It's not listed on the DisneyWorld.com website anymore, but Walt Disney World does offer the ability to add a "no expiration" option to multi-day tickets, which removes the 14-day limit on using all the days on your multi-day ticket. This option raises the prices of a 10-day park-hopper ticket from $414 to $776, so it's not cheap. At a cost of $77.60 per day, the 10-day no-expiration pass doesn't provide much of a hedge against future price increases anymore. This option only really makes sense for people who visit the parks fewer than three days at a time, and who aren't going to visit enough in one year to make the annual pass worth the cost, and who will visit often enough eventually to use all 10 of those days.
At the Disneyland Resort, a one-day/one-park ticket costs $96, while an unrestricted annual pass goes for $699. That's right, an annual pass at Disneyland (with two parks) costs $65 more than an annual pass for Walt Disney World (with four parks). And there's no discount for locals on the Disneyland annual pass, as there is for Floridians buying an annual pass to Walt Disney World. (Disneyland does offer its own version of the weekdays-only pass to locals, which we will get to in a bit.)
You would have to visit Disneyland eight times in a year to make the annual pass a better deal than buying one-day tickets. (Seven times if you visit by yourself and pay for parking.) But what if you wanted to spend more than one day at Disneyland or California Adventure during any given 14-day period? The Disneyland annual pass is a better deal than buying four $217 two-day park-hopper tickets, or buying three park-hoppers of three-, four-, or five-days.
What about that weekdays-only pass, the SoCal Select Pass? That's just $289, which makes the price just about even with buying three one-day passes. This pass does not include parking, but Disney sells a "free parking" add-on to the pass for $159, so you'd need to visit the park at least 10 times over the year to make that option a better deal than paying $17 per day to park.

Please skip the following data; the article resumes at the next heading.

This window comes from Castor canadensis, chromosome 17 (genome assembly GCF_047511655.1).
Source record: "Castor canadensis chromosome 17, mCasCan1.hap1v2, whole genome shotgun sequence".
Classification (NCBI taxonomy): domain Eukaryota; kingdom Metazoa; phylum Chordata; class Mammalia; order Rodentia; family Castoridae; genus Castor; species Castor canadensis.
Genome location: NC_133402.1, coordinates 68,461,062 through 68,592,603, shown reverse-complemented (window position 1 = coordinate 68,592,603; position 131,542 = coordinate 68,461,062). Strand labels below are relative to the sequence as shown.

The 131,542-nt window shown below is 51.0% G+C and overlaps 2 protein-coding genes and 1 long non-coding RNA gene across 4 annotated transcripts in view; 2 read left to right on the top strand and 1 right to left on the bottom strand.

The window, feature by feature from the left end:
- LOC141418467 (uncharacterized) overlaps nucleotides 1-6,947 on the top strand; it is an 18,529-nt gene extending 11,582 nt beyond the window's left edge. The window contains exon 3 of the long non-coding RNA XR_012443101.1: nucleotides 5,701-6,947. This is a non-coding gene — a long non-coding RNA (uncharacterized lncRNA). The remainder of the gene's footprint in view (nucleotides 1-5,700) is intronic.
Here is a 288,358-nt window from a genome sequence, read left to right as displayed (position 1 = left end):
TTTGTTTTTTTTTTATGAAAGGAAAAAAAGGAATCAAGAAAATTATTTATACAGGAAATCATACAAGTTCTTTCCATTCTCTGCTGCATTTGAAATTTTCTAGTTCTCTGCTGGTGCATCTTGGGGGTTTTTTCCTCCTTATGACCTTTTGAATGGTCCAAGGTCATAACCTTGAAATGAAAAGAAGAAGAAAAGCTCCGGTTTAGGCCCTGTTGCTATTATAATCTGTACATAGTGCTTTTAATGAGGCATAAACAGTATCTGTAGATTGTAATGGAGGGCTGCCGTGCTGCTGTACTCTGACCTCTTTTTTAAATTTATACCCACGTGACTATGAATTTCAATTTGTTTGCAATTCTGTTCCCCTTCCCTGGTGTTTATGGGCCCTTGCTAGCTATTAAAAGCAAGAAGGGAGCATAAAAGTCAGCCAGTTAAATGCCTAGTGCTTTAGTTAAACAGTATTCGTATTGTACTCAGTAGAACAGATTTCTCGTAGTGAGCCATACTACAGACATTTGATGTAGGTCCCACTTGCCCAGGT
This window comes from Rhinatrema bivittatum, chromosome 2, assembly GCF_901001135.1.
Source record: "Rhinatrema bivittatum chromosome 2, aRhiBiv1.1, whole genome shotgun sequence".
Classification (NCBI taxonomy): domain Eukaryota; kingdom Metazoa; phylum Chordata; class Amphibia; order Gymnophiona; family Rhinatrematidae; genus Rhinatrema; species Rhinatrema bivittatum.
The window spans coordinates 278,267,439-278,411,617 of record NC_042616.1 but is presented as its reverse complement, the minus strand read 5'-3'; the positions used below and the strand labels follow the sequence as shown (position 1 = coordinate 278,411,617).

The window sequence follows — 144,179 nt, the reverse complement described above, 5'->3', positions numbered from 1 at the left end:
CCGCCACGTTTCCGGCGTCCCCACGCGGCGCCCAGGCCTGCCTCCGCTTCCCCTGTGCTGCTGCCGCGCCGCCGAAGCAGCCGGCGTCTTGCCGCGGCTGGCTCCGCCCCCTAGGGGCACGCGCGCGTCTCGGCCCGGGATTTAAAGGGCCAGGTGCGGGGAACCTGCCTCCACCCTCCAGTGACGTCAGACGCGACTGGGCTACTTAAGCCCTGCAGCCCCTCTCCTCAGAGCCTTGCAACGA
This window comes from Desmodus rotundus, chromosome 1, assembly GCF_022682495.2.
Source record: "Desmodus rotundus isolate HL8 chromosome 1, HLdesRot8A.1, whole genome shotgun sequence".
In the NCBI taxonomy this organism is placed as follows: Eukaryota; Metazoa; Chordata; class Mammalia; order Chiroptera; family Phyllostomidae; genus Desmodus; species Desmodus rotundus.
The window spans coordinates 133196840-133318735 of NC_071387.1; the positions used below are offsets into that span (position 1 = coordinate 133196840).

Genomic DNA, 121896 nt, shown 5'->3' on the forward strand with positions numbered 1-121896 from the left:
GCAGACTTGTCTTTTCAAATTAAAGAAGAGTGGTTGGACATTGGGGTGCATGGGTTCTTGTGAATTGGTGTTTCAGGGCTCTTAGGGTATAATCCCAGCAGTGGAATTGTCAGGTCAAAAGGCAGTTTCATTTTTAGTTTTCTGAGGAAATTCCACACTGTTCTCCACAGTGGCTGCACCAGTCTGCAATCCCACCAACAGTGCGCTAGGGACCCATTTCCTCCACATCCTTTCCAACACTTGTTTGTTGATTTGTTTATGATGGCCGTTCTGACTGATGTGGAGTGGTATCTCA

Finally, what if you want to visit both Walt Disney World and Disneyland within a year? Disney sells a Premier Passport that's good at both resorts. The Premier Passport cost $1,029 dollars and gives you all the benefits of the $699 Disneyland annual pass and the $754 Premium annual passport at Walt Disney World, which includes the water parks, DisneyQuest, and the Oak Trail golf course. The $330 price difference between the Premier Passport and the Disneyland AP makes moving up to the Premier a good deal for a Disneyland annual passholder who is planning to visit Walt Disney World once during the year and staying for three days or more at Disney World.
For Disney World passholders, moving up to the Premier costs $275 more than the full-price WDW Premium passport, $395 more than the full-price regular AP, and $512 more than the WDW AP with a Florida resident discount. Upgrading to the Premier from the Premium WDW pass is a better deal than buying a $289 Disneyland four-day park-hopper or the $305 park-hopper on top of the WDW Premium pass. Otherwise, a WDW passholder would need to visit Disneyland at least twice during the year to make the Premier upgrade a better deal than just buying a multi-day Disneyland ticket in addition to a WDW annual pass.
To summarize: (The TL;DR)
Stick with multi-day tickets at Walt Disney World if you're visiting only once in a 12-month period.
If you are visiting Florida more than once in a year, buy a Walt Disney World annual pass if you will make:
Buy a Disneyland annual pass if you will make:
If you can visit on weekdays during the school year and live in Florida or Southern California, consider buying a Weekday Select Pass or a SoCal Select Pass instead if you are planning to visit three or more weekdays a year and don't plan to visit on weekends or during busy vacation periods.
You might be able to justify buying an annual pass with fewer visits if you spend enough money in the parks to get significant additional savings from the passes' 10-20% food and merchandise discounts.
Upgrade to a Premier Pass if you are a Disneyland AP holder who will visit WDW once during the year for at least three days. If you are a Disney World passholder, upgrade to Premier only if you are visiting Disneyland twice or more during the year.
That's it! What kind of theme park ticket do you buy when you visit Disney? Tell us your ticket-buying stories, in the comments.Tweet
This article has been archived and is no longer accepting comments.